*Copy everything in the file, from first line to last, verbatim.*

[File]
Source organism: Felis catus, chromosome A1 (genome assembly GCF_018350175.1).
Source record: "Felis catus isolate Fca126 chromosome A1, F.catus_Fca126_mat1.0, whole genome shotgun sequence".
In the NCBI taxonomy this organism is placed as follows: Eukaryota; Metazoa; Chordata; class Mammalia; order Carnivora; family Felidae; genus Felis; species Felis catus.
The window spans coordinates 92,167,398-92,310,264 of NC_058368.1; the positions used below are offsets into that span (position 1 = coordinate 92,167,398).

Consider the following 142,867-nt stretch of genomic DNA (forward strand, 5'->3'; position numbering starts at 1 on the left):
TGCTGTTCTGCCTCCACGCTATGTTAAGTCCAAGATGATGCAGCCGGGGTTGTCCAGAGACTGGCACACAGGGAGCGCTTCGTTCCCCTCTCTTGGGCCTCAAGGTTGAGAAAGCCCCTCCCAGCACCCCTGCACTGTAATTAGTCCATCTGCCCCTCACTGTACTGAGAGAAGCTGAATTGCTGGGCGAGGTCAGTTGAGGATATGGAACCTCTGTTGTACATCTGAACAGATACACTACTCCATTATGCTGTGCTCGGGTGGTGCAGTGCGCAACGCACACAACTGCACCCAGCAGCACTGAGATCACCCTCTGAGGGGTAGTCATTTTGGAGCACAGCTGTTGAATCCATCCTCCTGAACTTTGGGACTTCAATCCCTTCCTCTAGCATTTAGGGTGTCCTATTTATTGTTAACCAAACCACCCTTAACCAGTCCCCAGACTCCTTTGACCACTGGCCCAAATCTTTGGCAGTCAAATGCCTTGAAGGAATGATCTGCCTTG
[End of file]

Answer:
Source organism: Felis catus, chromosome A1 (genome assembly GCF_018350175.1).
Source record: "Felis catus isolate Fca126 chromosome A1, F.catus_Fca126_mat1.0, whole genome shotgun sequence".
In the NCBI taxonomy this organism is placed as follows: Eukaryota; Metazoa; Chordata; class Mammalia; order Carnivora; family Felidae; genus Felis; species Felis catus.
The window spans coordinates 92,167,398-92,310,264 of NC_058368.1; the positions used below are offsets into that span (position 1 = coordinate 92,167,398).

Consider the following 142,867-nt stretch of genomic DNA (forward strand, 5'->3'; position numbering starts at 1 on the left):
TGCTGTTCTGCCTCCACGCTATGTTAAGTCCAAGATGATGCAGCCGGGGTTGTCCAGAGACTGGCACACAGGGAGCGCTTCGTTCCCCTCTCTTGGGCCTCAAGGTTGAGAAAGCCCCTCCCAGCACCCCTGCACTGTAATTAGTCCATCTGCCCCTCACTGTACTGAGAGAAGCTGAATTGCTGGGCGAGGTCAGTTGAGGATATGGAACCTCTGTTGTACATCTGAACAGATACACTACTCCATTATGCTGTGCTCGGGTGGTGCAGTGCGCAACGCACACAACTGCACCCAGCAGCACTGAGATCACCCTCTGAGGGGTAGTCATTTTGGAGCACAGCTGTTGAATCCATCCTCCTGAACTTTGGGACTTCAATCCCTTCCTCTAGCATTTAGGGTGTCCTATTTATTGTTAACCAAACCACCCTTAACCAGTCCCCAGACTCCTTTGACCACTGGCCCAAATCTTTGGCAGTCAAATGCCTTGAAGGAATGATCTGCCTTG